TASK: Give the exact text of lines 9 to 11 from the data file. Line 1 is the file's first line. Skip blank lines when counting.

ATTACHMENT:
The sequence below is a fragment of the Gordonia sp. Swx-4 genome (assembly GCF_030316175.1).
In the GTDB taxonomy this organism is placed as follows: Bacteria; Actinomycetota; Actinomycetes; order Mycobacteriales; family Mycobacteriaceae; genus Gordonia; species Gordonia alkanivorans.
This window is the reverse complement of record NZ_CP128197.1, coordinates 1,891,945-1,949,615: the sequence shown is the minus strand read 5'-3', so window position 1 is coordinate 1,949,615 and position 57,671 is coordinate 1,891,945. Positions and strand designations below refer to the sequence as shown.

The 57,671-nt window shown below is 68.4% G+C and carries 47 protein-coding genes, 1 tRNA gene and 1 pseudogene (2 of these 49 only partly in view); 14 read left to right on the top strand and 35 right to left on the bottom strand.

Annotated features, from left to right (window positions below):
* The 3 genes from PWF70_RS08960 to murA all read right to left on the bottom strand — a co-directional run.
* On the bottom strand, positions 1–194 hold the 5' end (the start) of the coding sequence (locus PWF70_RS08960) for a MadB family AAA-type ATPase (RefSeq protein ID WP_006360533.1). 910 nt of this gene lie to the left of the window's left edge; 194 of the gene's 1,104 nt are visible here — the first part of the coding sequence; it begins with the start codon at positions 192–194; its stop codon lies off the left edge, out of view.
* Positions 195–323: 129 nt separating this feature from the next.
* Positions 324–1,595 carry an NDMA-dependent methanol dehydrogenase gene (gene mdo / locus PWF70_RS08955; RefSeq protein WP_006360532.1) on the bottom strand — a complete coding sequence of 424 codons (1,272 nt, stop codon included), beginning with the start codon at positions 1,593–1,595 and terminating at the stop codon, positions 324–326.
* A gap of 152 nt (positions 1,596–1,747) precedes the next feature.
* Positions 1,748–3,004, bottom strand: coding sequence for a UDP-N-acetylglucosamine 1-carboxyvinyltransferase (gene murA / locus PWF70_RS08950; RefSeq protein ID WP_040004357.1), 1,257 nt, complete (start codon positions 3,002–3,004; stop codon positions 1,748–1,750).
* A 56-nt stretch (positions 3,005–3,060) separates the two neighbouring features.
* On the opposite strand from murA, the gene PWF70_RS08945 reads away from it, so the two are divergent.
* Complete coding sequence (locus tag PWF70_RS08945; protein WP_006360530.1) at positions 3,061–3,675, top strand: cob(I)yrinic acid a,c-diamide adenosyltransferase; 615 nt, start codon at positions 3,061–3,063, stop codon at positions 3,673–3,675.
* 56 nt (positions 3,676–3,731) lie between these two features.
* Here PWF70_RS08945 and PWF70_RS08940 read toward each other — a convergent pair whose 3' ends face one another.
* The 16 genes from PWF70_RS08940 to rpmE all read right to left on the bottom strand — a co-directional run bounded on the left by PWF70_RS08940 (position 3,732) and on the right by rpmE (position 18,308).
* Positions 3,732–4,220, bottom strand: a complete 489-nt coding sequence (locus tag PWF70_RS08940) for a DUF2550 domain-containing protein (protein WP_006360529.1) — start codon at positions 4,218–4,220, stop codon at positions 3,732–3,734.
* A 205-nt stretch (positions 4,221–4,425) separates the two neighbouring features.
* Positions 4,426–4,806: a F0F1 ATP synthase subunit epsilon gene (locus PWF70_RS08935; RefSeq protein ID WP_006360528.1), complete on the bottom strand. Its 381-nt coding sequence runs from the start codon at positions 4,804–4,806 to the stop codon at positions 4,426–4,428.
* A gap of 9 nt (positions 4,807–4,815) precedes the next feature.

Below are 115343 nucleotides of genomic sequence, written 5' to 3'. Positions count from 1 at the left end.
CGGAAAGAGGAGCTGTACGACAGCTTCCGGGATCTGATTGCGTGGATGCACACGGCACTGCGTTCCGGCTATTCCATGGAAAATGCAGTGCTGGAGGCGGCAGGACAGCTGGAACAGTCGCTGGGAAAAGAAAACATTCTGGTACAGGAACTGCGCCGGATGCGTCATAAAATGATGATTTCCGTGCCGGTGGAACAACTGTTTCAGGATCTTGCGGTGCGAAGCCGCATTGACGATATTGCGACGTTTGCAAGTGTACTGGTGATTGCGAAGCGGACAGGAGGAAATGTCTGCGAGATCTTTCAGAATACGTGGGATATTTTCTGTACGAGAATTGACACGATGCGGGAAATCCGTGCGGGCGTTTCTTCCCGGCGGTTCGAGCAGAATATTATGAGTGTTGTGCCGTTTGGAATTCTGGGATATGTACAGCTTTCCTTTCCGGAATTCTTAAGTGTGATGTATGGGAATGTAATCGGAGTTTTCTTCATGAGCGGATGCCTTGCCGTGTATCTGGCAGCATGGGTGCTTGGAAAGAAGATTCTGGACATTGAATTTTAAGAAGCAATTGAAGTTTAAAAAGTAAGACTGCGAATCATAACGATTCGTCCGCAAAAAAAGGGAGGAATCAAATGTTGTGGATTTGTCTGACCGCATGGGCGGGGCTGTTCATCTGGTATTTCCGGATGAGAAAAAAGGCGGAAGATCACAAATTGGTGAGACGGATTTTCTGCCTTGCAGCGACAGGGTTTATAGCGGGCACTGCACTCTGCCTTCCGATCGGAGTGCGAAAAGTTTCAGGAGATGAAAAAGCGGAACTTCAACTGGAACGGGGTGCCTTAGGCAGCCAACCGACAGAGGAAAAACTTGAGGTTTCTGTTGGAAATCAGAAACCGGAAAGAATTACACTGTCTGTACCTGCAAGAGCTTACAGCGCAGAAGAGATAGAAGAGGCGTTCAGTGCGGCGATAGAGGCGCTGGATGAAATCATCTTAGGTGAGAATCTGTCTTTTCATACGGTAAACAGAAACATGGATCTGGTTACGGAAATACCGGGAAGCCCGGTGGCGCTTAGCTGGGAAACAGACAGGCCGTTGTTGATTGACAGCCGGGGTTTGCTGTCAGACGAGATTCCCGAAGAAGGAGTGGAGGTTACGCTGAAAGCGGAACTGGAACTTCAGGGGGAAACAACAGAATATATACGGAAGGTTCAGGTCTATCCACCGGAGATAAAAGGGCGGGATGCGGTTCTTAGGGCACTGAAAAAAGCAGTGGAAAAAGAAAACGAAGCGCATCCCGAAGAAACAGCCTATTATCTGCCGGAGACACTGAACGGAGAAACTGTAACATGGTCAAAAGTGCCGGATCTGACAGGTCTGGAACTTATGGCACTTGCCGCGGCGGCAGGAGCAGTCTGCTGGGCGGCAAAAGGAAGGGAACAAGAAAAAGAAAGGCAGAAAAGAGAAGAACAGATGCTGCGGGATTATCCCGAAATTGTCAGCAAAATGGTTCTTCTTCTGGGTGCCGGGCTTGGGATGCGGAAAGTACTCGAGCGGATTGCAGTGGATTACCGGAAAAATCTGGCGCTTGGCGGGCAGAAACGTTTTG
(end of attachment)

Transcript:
* Positions 324–1,595 carry an NDMA-dependent methanol dehydrogenase gene (gene mdo / locus PWF70_RS08955; RefSeq protein WP_006360532.1) on the bottom strand — a complete coding sequence of 424 codons (1,272 nt, stop codon included), beginning with the start codon at positions 1,593–1,595 and terminating at the stop codon, positions 324–326.
* A gap of 152 nt (positions 1,596–1,747) precedes the next feature.
* Positions 1,748–3,004, bottom strand: coding sequence for a UDP-N-acetylglucosamine 1-carboxyvinyltransferase (gene murA / locus PWF70_RS08950; RefSeq protein ID WP_040004357.1), 1,257 nt, complete (start codon positions 3,002–3,004; stop codon positions 1,748–1,750).